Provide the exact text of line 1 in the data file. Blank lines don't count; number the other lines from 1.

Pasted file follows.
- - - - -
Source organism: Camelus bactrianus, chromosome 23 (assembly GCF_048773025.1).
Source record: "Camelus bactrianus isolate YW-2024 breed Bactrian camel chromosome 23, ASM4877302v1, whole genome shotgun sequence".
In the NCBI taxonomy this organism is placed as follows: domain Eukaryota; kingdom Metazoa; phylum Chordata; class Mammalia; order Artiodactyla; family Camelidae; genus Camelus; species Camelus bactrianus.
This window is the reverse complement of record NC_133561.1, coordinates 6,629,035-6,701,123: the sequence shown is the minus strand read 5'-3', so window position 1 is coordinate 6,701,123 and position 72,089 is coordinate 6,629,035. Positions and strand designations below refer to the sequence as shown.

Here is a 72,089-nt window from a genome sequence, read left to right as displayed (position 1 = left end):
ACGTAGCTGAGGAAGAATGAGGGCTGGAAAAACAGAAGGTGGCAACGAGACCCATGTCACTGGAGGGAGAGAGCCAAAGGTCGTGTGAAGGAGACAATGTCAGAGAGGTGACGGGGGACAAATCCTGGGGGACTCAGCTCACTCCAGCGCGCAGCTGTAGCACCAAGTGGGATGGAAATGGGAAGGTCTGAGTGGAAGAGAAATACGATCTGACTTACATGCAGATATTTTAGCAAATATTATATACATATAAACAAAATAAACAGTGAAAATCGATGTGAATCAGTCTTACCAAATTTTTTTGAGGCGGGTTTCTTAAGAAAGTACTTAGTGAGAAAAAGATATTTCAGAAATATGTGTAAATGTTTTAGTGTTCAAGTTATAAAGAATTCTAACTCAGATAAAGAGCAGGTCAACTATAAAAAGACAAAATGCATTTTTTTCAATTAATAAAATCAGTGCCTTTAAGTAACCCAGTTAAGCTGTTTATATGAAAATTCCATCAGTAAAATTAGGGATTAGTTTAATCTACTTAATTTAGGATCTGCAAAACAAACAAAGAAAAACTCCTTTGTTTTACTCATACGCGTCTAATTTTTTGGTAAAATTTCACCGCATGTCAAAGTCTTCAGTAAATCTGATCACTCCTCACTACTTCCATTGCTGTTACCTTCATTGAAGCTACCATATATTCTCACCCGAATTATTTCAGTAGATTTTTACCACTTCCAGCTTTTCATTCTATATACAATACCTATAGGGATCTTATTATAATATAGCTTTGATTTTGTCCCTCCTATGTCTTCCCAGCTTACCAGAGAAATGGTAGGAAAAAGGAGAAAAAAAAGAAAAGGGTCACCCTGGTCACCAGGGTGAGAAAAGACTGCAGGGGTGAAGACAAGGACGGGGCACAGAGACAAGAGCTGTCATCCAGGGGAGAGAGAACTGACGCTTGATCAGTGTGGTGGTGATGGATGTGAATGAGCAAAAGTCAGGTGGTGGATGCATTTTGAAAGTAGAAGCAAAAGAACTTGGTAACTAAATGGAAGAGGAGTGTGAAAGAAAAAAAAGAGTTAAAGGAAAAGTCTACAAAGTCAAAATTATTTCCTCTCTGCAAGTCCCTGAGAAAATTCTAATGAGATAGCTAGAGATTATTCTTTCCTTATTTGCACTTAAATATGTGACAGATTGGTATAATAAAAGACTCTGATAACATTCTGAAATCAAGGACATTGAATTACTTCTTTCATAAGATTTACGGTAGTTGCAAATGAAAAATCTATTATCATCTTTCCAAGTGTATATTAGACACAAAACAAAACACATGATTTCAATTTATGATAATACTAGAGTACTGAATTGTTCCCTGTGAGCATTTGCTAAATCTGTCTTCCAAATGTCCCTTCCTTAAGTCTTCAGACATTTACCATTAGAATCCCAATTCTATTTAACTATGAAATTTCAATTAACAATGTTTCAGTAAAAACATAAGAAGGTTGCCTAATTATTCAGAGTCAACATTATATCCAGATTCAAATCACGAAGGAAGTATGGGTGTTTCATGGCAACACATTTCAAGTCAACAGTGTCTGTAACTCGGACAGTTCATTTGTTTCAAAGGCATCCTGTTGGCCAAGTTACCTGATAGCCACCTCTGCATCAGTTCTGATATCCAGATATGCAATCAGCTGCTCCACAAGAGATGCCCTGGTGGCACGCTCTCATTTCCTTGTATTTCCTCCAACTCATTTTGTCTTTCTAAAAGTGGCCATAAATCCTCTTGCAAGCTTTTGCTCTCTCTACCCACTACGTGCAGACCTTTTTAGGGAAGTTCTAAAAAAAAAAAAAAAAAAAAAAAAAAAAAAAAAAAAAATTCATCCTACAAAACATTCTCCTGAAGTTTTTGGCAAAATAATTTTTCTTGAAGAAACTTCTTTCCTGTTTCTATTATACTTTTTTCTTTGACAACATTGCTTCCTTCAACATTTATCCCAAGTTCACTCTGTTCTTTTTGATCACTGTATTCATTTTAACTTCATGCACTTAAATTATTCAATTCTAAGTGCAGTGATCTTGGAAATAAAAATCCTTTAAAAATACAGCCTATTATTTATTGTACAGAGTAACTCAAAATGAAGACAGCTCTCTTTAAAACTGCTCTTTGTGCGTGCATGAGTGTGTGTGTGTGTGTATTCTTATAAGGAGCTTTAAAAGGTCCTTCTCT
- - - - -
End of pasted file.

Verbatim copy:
Source organism: Camelus bactrianus, chromosome 23 (assembly GCF_048773025.1).